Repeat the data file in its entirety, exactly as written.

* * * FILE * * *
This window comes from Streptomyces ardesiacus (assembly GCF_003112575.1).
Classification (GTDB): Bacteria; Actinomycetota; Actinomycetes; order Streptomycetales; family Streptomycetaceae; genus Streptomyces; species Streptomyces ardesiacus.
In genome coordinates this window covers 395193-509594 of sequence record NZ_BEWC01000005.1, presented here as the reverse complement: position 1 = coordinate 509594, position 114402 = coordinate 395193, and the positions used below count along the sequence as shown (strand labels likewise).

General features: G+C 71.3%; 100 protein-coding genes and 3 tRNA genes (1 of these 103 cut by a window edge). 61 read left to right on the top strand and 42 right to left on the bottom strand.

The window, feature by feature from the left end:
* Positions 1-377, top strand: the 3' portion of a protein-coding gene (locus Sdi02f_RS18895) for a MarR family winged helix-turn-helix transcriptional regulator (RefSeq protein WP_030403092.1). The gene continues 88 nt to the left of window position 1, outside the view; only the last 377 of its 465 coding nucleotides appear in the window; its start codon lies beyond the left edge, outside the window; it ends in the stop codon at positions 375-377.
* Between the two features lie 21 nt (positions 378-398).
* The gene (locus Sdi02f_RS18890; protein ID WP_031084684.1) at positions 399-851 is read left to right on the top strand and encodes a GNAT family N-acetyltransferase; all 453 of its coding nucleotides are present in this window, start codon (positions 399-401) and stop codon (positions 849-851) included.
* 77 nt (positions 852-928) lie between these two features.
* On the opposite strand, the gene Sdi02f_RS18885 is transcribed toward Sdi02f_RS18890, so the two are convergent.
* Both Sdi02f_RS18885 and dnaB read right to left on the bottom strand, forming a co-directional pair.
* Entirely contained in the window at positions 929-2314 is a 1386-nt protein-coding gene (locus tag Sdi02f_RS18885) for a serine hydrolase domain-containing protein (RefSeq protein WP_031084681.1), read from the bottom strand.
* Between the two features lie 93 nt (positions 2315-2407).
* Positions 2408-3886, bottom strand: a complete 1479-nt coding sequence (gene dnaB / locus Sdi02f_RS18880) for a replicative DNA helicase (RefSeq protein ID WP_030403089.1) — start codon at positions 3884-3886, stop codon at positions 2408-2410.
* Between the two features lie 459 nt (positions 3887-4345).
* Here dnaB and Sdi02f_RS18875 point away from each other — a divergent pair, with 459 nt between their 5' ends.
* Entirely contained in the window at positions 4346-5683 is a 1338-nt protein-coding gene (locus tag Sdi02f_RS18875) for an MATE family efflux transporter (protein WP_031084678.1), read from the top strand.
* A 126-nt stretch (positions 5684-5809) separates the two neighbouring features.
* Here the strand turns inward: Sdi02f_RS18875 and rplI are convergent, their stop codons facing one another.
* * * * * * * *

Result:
This window comes from Streptomyces ardesiacus (assembly GCF_003112575.1).
Classification (GTDB): Bacteria; Actinomycetota; Actinomycetes; order Streptomycetales; family Streptomycetaceae; genus Streptomyces; species Streptomyces ardesiacus.
In genome coordinates this window covers 395193-509594 of sequence record NZ_BEWC01000005.1, presented here as the reverse complement: position 1 = coordinate 509594, position 114402 = coordinate 395193, and the positions used below count along the sequence as shown (strand labels likewise).

General features: G+C 71.3%; 100 protein-coding genes and 3 tRNA genes (1 of these 103 cut by a window edge). 61 read left to right on the top strand and 42 right to left on the bottom strand.

The window, feature by feature from the left end:
* Positions 1-377, top strand: the 3' portion of a protein-coding gene (locus Sdi02f_RS18895) for a MarR family winged helix-turn-helix transcriptional regulator (RefSeq protein WP_030403092.1). The gene continues 88 nt to the left of window position 1, outside the view; only the last 377 of its 465 coding nucleotides appear in the window; its start codon lies beyond the left edge, outside the window; it ends in the stop codon at positions 375-377.
* Between the two features lie 21 nt (positions 378-398).
* The gene (locus Sdi02f_RS18890; protein ID WP_031084684.1) at positions 399-851 is read left to right on the top strand and encodes a GNAT family N-acetyltransferase; all 453 of its coding nucleotides are present in this window, start codon (positions 399-401) and stop codon (positions 849-851) included.
* 77 nt (positions 852-928) lie between these two features.
* On the opposite strand, the gene Sdi02f_RS18885 is transcribed toward Sdi02f_RS18890, so the two are convergent.
* Both Sdi02f_RS18885 and dnaB read right to left on the bottom strand, forming a co-directional pair.
* Entirely contained in the window at positions 929-2314 is a 1386-nt protein-coding gene (locus tag Sdi02f_RS18885) for a serine hydrolase domain-containing protein (RefSeq protein WP_031084681.1), read from the bottom strand.
* Between the two features lie 93 nt (positions 2315-2407).
* Positions 2408-3886, bottom strand: a complete 1479-nt coding sequence (gene dnaB / locus Sdi02f_RS18880) for a replicative DNA helicase (RefSeq protein ID WP_030403089.1) — start codon at positions 3884-3886, stop codon at positions 2408-2410.
* Between the two features lie 459 nt (positions 3887-4345).
* Here dnaB and Sdi02f_RS18875 point away from each other — a divergent pair, with 459 nt between their 5' ends.
* Entirely contained in the window at positions 4346-5683 is a 1338-nt protein-coding gene (locus tag Sdi02f_RS18875) for an MATE family efflux transporter (protein WP_031084678.1), read from the top strand.
* A 126-nt stretch (positions 5684-5809) separates the two neighbouring features.
* Here the strand turns inward: Sdi02f_RS18875 and rplI are convergent, their stop codons facing one another.